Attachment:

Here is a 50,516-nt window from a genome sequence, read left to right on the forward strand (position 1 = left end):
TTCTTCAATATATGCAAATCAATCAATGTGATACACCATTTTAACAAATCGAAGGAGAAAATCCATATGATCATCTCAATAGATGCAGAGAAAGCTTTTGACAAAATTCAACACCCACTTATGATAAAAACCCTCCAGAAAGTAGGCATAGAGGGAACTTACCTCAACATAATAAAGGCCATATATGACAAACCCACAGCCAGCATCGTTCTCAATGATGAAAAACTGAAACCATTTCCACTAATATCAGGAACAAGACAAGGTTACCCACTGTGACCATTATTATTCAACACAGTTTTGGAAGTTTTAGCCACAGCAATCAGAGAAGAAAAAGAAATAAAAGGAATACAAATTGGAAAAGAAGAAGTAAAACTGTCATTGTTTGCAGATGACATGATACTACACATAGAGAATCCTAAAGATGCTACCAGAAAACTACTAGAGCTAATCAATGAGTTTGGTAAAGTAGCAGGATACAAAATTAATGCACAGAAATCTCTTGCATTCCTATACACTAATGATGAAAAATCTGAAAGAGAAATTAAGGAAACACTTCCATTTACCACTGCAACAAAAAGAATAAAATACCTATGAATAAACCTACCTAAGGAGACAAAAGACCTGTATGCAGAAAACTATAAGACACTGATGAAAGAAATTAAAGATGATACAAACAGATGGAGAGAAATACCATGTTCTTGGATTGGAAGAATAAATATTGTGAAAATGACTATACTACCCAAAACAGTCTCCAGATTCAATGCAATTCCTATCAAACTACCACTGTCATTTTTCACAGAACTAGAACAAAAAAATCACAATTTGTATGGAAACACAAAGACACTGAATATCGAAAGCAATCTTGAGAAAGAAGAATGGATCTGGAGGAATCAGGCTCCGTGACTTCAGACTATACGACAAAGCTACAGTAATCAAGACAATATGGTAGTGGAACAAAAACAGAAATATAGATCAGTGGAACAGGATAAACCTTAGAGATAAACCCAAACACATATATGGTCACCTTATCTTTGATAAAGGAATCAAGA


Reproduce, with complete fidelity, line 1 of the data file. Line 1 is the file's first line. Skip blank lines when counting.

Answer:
Here is a 50,516-nt window from a genome sequence, read left to right on the forward strand (position 1 = left end):